Writer Ta-Nehisi Coates dazzles during two years
as an MLK
 Visiting Scholar
   

 

               “What I tell my students is that you here at MIT have access 
                to great knowledge… more knowledge than 99.9 percent
                of people who have ever been on planet Earth, and I think you
                have some sort of moral duty to learn how to communicate that. 
                Knowledge is power; power shouldn’t be hoarded.”

                                — Ta Nehisi Coates, on teaching writing at MIT 

 


 

For noted author and national correspondent for The Atlantic Ta-Nehisi Coates, the path to literary success began in a tough Baltimore neighborhood. When it was time for college, Coates went briefly, but dropped out to practice as a journalist. By 2008 his memoir The Beautiful Struggle: A Father, Two Sons, and an Unlikely Road to Manhood was being critically acclaimed, and in 2013, his writing for The Atlantic earned him a National Magazine Award, the “Oscar” of magazine publishing.

How did Coates do it? “I started writing at a really young age,” he says. “When I used to get in trouble, my mother used to make me write essays.” Coates’ parents were both educators, and he was also a voracious reader. “I never liked the classroom, but I loved the library,” he says. 



The art of learning 

Coates came to MIT two years ago as a Martin Luther King Jr. Visiting Scholar in the School of Humanities, Arts, and Social Sciences (SHASS), and he has taught MIT students essay writing and journalism the way he learned those subjects himself — by reading great writing, and by writing a lot.

Along the way, this self-described “awful, awful student” discovered he loved teaching. “It was a wonderful experience,” he says. “In my world, people are often very cynical about writing. So, to have kids who are desperate to learn and desperate to be informed is just tremendous.”

Coates asked his students to read a wide range of essays, including Jim Fallows’ “Why Americans Hate the Media,” Michael Kinsley’s “Mine Is Longer than Yours,” and George Orwell’s “Politics and the English Language.” They were also expected to write and rewrite their own essays. 

 


       

                      "Ta-Nehisi Coates is one of the most elegant and sharp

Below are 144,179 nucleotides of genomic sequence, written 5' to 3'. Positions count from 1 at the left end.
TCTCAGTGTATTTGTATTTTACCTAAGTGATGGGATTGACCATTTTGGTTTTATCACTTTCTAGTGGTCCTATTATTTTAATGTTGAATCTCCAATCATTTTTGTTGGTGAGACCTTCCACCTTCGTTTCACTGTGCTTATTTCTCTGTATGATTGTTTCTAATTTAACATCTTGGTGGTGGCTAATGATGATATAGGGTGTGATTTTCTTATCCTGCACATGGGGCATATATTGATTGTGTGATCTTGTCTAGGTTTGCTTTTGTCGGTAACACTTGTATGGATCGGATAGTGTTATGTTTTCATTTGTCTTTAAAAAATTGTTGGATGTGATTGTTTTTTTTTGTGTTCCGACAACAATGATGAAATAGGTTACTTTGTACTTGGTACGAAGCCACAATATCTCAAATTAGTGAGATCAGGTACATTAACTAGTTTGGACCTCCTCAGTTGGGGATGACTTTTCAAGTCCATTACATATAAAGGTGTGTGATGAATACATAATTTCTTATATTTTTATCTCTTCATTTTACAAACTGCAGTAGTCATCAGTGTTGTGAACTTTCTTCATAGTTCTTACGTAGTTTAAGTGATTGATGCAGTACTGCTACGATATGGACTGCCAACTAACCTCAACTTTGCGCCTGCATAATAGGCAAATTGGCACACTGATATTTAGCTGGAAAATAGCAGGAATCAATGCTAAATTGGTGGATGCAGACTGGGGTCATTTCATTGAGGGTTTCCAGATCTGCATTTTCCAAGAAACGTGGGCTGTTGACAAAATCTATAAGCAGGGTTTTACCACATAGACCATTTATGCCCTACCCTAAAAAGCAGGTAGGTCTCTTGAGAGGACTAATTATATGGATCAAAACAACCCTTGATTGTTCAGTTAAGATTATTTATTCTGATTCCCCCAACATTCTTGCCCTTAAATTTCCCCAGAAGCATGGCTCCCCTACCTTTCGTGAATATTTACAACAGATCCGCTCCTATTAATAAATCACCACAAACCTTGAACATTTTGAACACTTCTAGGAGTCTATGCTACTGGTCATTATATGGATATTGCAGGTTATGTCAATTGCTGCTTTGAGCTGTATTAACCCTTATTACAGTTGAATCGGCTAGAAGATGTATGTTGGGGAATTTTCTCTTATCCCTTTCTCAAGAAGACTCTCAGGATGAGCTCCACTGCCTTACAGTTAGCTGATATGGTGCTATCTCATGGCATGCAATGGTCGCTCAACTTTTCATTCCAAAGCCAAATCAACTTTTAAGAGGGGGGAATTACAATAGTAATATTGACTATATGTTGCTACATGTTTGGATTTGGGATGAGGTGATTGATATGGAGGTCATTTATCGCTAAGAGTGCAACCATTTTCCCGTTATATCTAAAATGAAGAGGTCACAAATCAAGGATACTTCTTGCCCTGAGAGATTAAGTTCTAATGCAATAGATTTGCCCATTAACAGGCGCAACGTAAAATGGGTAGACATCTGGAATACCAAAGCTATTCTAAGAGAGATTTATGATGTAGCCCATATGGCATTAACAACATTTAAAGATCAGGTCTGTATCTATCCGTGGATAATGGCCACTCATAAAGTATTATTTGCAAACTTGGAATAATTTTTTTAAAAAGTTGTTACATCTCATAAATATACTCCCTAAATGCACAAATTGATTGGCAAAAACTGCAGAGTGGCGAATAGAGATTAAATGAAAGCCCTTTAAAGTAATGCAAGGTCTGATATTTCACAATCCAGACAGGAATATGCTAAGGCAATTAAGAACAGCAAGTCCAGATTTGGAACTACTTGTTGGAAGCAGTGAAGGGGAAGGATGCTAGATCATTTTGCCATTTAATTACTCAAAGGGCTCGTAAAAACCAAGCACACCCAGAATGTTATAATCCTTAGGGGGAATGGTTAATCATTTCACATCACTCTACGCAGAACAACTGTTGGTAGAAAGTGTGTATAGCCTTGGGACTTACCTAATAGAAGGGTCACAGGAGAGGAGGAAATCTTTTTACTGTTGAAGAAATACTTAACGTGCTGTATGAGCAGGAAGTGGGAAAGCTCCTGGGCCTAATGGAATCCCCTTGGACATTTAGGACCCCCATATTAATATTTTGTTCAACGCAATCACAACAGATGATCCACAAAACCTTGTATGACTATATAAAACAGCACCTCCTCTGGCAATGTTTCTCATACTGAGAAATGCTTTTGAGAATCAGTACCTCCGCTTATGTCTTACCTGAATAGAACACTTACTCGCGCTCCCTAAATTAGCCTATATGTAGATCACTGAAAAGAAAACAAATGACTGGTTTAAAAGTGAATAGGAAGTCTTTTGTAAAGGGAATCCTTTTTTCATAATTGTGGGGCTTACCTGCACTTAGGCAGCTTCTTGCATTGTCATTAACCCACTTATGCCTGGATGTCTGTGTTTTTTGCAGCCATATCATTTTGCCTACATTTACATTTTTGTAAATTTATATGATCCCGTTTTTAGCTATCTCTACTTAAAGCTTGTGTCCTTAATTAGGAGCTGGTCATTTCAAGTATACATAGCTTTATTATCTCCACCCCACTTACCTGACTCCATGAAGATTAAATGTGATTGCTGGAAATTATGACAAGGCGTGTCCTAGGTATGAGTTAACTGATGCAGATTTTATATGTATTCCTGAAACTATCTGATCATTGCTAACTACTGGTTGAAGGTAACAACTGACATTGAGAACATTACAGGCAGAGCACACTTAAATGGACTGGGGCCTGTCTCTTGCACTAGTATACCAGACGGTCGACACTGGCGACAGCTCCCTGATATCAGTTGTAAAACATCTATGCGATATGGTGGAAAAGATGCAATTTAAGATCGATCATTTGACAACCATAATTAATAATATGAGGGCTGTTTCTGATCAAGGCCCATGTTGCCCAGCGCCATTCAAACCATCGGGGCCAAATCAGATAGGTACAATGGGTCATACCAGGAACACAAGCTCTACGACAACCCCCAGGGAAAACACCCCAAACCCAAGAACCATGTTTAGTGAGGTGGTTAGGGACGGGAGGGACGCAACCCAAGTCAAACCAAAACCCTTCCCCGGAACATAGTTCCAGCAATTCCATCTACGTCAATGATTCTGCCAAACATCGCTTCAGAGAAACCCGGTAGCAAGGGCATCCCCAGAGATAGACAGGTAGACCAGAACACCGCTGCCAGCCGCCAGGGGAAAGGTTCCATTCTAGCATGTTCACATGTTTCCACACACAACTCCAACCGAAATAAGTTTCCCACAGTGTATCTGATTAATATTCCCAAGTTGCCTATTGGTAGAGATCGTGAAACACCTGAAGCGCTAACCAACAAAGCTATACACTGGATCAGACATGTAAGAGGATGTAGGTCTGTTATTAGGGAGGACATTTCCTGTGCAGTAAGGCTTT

observers of race in America. He is an upholder of universal 
                      values, a brave and compassionate writer who challenges 

                      his readers to transcend narrow self-definitions and focus 
                      on shared humanity.”  


                      — Hendrik Hertzberg, of The New Yorker, judge for the 2012
                      Hillman Prize for Opinion & Analysis Journalism, awarded to Coates

 

 

Writing and the work ethic 

Coates says the extraordinary work ethic at MIT ensured that most students were able to do quite well in his classes. “You have to work hard at [writing], which is why I think the kids here are suited to it,” he says. “If you know anything about hard work you can do well.”

Learning to write competently is a vital skill in all fields, including science and engineering, Coates says. “What I tell [my students] is that you here at MIT have access to great knowledge… more knowledge than 99.9 percent of people who have ever been on planet Earth, and I think you have some sort of moral duty to learn how to communicate that,” he says. “Knowledge is power; power shouldn’t be hoarded.”

While Coates’ own writing often centers on race relations, power politics, and social inequities, his classes have not specifically focused on racial issues. Yet, the perspectives he has brought to campus during his two-year stay at MIT have made a major contribution to MIT’s MLK program, which recognizes outstanding scholars and increases the presence of minority scholars at MIT.


Lenses 

“MLK is an incredible program,” says Coates. “I wouldn’t be here without it, and it’s important than I can bring a different perspective into the classroom that maybe [MIT students are] not always exposed to. Which isn’t to say I teach primarily African-American writing. I don’t. It’s more just the lens through which you see it, which is your life.”

Coates will wrap up his time at MIT this spring, and then plans to finish writing a nonfiction book due to come out next year. About the opportunity to teach classes at MIT SHASS in Comparative Media Studies/Writing, he says: “I’ve absolutely enjoyed it. I’ve loved it.” 


It’s mutual, Ta-Nehisi. Thank you for two wonderful years!  — MIT SHASS 
 


 


May 2014
Story prepared by MIT SHASS Communications
Editorial and Design Director: Emily Hiestand
Senior Writer: Kathryn O'Neill